Theft or Abuse of Elders Law & Defense
California PC 368
California has created special laws and enhanced criminal penalties for crimes against elders or dependent adults. These special laws and enhancements are found at California penal code section 368. This article covers the two most common crimes against elders and dependent adults: Theft from elders or dependent adults and abuse of elders or dependent adults.
Per PC 368, an elder is someone who is at least 65 years old and a dependent adult is someone who is between the ages of 18 and 64 years old and has physical or mental limitations that restrict his or her ability to carry out normal activities or to protect his rights.
Abuse of an elder or dependent adult (PC 368(b)(1) & PC 368(c))
To prove abuse of an elder or dependent adult the district attorney must prove that the defendant willfully inflicted unjustifiable physical pain or mental suffering on the elder or dependent adult (PC 368(b)(1) & 368(c)).
According to PC 368, if the defendant has a duty to protect the elder or dependent adult then the defendant may be criminal liable even if the defendant did not personally and willfully inflict unjustifiable physical pain or mental suffering; it is enough to prove that the defendant failed to protect the elder or dependent adult from a third person against the third person's infliction of unjustifiable physical pain or mental suffering.
Whether or not the defendant had a duty to protect is determined by several factors, including but not limited to, the defendant's relationship to the victim and/or any actual or implied contractual obligations that might exist between the defendant and the elder or dependent adult.
Theft from an elder or dependent adult (PC 368(d))
Per PC 368(d), theft from elders or dependent adults the district attorney must prove, in addition to the elements needed for theft crimes, that the victim was an elder or dependent adult. Furthermore, the defendant may be held criminally liable for willful failure to protect an elder or dependent adult even if the defendant himself did not actually commit the theft crime. Of course, this is true only if the defendant had a duty to protect the elder or dependent adult from being victimized by theft.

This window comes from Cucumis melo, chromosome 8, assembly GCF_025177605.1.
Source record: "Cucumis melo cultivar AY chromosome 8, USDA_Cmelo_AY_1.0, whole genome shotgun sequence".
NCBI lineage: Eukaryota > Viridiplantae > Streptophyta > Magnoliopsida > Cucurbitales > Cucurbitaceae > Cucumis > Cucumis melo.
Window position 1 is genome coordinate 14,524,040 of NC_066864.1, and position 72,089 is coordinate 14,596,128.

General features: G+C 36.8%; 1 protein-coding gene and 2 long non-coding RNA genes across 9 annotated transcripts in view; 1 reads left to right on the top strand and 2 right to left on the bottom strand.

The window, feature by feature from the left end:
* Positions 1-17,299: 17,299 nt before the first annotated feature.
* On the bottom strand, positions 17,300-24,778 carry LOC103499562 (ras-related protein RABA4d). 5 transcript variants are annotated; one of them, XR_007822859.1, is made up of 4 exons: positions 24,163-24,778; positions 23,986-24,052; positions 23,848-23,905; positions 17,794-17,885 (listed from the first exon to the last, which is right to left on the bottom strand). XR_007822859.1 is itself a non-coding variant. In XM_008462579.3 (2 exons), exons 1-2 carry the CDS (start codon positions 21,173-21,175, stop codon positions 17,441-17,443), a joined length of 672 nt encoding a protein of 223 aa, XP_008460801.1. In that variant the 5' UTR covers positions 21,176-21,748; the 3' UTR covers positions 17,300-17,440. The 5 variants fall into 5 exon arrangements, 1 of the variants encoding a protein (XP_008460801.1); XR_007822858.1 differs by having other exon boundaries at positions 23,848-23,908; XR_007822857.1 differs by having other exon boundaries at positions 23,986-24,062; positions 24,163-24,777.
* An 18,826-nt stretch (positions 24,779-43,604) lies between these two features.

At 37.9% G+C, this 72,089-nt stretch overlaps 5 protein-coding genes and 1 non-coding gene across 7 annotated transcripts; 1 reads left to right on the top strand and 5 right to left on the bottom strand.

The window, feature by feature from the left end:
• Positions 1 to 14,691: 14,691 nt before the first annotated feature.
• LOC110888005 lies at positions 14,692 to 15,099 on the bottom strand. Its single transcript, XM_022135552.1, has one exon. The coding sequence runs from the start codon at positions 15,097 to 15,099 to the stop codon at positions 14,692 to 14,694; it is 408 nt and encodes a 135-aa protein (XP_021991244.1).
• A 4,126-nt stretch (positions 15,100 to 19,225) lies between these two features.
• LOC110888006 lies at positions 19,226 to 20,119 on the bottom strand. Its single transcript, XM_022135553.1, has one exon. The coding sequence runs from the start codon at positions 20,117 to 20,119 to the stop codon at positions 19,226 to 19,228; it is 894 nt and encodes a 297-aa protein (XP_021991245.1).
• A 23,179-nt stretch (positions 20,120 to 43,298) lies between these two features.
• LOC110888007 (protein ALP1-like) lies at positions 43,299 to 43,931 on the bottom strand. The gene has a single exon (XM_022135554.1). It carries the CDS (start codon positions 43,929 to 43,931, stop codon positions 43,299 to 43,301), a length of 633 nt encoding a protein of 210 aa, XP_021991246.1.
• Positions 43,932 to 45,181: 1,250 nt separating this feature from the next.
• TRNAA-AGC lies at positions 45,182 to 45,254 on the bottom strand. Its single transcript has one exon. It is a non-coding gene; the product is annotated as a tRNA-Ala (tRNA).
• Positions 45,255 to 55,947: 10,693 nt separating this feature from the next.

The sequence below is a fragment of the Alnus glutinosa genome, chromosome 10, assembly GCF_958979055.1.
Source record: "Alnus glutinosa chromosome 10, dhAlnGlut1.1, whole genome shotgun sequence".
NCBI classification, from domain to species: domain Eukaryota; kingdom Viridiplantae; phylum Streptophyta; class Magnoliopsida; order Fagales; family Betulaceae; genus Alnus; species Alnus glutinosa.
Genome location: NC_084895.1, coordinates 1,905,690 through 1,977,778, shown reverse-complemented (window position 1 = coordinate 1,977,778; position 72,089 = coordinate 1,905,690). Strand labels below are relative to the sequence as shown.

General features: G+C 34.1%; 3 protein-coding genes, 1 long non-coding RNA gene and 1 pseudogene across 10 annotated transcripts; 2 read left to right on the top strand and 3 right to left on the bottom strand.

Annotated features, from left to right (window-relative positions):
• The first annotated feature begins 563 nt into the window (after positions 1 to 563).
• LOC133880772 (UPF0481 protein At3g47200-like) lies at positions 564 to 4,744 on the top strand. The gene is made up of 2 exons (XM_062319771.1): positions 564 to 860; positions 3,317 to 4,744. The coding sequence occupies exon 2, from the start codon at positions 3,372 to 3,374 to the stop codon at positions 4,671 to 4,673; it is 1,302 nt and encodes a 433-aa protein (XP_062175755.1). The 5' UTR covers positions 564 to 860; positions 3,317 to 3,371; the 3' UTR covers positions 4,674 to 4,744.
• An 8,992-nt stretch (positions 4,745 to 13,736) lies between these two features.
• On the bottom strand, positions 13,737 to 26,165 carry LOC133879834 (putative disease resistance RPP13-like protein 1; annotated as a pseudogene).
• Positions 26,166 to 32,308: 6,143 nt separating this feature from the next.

Sentence & Penalties for PC 368 crimes
Abuse of an elder or dependent adult is usually charged under PC 368(b)(1) or 386(c), PC 368(b)(1) may be charged as a misdemeanor or as a felony and PC 368(c) is charged as a misdemeanor only.
If found guilty of abuse of elder or dependent adult under PC 368(b)(1), the defendant may face up to 1 year in jail as a misdemeanor and up to 4 years in prison as a felony. If found guilty of PC 368(c), the defendant may face up to 180 days in the county jail for a first offense and up to 1 year in the county jail for a second offense.
There are additional enhancement for elder or dependent adult victims who are over 70, and where the elder or dependent adult dies as a result of abuse by the defendant (PC 368(b)(2)(A) and 368(b)(3)(A) respectively). Those enhancements may add additional jail or prison time to any PC 368 conviction.